Charles Buck Theological Dictionary
An established custom or law; a precept, maxim, or principle. Institutions may be considered as positive, moral, and human.
1. Those are called positive institutions or precepts which are not founded upon any reasons known to those to whom they are given, or discoverable by them, but which are observed merely because some superior has commanded them.
2. Moral are those, the reasons of which we see, and the duties of which arise out of the nature of the case itself, prior to external command.
3. Human, are generally applied to those inventions of men, or means of honouring God, which are not appointed by him, and which are numerous in the church of Rome, and too many of them in Protestant churches.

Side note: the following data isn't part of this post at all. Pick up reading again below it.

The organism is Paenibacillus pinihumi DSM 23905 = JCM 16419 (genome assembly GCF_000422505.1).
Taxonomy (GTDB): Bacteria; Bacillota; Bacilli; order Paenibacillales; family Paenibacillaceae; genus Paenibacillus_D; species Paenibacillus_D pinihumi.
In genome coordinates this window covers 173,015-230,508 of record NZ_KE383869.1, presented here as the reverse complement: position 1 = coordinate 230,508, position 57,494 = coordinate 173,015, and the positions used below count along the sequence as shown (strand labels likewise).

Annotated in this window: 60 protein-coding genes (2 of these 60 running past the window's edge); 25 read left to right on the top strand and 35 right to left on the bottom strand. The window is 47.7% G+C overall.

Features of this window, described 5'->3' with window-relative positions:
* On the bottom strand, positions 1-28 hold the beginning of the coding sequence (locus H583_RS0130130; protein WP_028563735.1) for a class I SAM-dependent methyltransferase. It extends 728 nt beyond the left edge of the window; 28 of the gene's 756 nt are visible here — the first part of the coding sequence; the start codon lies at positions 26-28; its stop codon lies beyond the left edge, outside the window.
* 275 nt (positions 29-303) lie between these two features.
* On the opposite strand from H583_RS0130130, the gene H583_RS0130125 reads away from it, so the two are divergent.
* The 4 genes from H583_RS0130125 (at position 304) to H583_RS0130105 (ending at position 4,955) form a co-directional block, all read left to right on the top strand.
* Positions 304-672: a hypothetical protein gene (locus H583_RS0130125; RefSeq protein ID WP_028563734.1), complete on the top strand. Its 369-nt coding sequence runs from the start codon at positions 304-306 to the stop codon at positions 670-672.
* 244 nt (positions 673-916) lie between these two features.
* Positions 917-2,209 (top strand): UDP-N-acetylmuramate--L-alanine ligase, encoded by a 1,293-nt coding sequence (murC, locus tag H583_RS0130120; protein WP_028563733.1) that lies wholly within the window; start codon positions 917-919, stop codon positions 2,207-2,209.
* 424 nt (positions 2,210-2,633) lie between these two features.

Butler's Analogy, p. 214; Doddridge's Lec. lect. 158; Robinson's Claude, 217, vol. 1: and 258, vol. ii; Burrough's Two Dis. on Positive Institutions; Bp. Hoadley's Plain Account, p. 3.
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Buck, Charles. Entry for 'Institute, Institution'. Charles Buck Theological Dictionary. https://www.studylight.org/dictionaries/eng/cbd/i/institute-institution.html. 1802.